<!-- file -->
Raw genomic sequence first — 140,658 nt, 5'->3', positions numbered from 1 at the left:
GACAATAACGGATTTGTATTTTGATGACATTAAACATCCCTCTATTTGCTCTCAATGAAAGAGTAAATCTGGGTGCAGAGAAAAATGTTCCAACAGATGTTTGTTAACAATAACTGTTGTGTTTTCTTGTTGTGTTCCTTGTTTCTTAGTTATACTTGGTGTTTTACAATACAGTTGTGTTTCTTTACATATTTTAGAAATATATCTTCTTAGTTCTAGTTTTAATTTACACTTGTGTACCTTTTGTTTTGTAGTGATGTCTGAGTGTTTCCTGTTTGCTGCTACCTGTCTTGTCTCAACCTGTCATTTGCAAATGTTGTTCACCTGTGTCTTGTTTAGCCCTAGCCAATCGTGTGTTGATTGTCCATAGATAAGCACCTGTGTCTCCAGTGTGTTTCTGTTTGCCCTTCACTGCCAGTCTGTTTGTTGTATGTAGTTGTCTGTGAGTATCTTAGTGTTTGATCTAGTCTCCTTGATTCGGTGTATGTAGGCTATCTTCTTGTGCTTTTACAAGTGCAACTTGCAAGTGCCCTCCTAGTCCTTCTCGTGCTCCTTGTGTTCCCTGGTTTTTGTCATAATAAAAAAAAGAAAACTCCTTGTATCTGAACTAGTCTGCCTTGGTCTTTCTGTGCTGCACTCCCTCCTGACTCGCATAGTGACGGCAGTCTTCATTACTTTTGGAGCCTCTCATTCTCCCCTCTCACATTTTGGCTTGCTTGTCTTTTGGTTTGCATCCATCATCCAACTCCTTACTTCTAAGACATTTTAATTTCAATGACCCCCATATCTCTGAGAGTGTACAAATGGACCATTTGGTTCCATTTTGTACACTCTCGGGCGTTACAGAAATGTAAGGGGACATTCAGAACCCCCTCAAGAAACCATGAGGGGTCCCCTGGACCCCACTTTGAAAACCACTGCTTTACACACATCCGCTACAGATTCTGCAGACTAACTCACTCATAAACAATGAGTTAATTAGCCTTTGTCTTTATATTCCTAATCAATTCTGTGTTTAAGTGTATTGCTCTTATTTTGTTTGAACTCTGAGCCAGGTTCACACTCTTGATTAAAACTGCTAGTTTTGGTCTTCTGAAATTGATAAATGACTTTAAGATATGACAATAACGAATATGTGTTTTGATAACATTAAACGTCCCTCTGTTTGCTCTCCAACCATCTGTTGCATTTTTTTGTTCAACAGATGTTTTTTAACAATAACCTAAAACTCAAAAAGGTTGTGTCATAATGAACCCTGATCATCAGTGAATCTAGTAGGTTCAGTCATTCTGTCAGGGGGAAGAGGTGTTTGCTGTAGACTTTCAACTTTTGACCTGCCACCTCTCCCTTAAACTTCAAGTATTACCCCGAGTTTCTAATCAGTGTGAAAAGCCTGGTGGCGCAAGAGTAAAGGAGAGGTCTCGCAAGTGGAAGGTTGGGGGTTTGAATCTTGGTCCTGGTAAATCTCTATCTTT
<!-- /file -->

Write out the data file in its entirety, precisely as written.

Raw genomic sequence first — 140,658 nt, 5'->3', positions numbered from 1 at the left:
GACAATAACGGATTTGTATTTTGATGACATTAAACATCCCTCTATTTGCTCTCAATGAAAGAGTAAATCTGGGTGCAGAGAAAAATGTTCCAACAGATGTTTGTTAACAATAACTGTTGTGTTTTCTTGTTGTGTTCCTTGTTTCTTAGTTATACTTGGTGTTTTACAATACAGTTGTGTTTCTTTACATATTTTAGAAATATATCTTCTTAGTTCTAGTTTTAATTTACACTTGTGTACCTTTTGTTTTGTAGTGATGTCTGAGTGTTTCCTGTTTGCTGCTACCTGTCTTGTCTCAACCTGTCATTTGCAAATGTTGTTCACCTGTGTCTTGTTTAGCCCTAGCCAATCGTGTGTTGATTGTCCATAGATAAGCACCTGTGTCTCCAGTGTGTTTCTGTTTGCCCTTCACTGCCAGTCTGTTTGTTGTATGTAGTTGTCTGTGAGTATCTTAGTGTTTGATCTAGTCTCCTTGATTCGGTGTATGTAGGCTATCTTCTTGTGCTTTTACAAGTGCAACTTGCAAGTGCCCTCCTAGTCCTTCTCGTGCTCCTTGTGTTCCCTGGTTTTTGTCATAATAAAAAAAAGAAAACTCCTTGTATCTGAACTAGTCTGCCTTGGTCTTTCTGTGCTGCACTCCCTCCTGACTCGCATAGTGACGGCAGTCTTCATTACTTTTGGAGCCTCTCATTCTCCCCTCTCACATTTTGGCTTGCTTGTCTTTTGGTTTGCATCCATCATCCAACTCCTTACTTCTAAGACATTTTAATTTCAATGACCCCCATATCTCTGAGAGTGTACAAATGGACCATTTGGTTCCATTTTGTACACTCTCGGGCGTTACAGAAATGTAAGGGGACATTCAGAACCCCCTCAAGAAACCATGAGGGGTCCCCTGGACCCCACTTTGAAAACCACTGCTTTACACACATCCGCTACAGATTCTGCAGACTAACTCACTCATAAACAATGAGTTAATTAGCCTTTGTCTTTATATTCCTAATCAATTCTGTGTTTAAGTGTATTGCTCTTATTTTGTTTGAACTCTGAGCCAGGTTCACACTCTTGATTAAAACTGCTAGTTTTGGTCTTCTGAAATTGATAAATGACTTTAAGATATGACAATAACGAATATGTGTTTTGATAACATTAAACGTCCCTCTGTTTGCTCTCCAACCATCTGTTGCATTTTTTTGTTCAACAGATGTTTTTTAACAATAACCTAAAACTCAAAAAGGTTGTGTCATAATGAACCCTGATCATCAGTGAATCTAGTAGGTTCAGTCATTCTGTCAGGGGGAAGAGGTGTTTGCTGTAGACTTTCAACTTTTGACCTGCCACCTCTCCCTTAAACTTCAAGTATTACCCCGAGTTTCTAATCAGTGTGAAAAGCCTGGTGGCGCAAGAGTAAAGGAGAGGTCTCGCAAGTGGAAGGTTGGGGGTTTGAATCTTGGTCCTGGTAAATCTCTATCTTT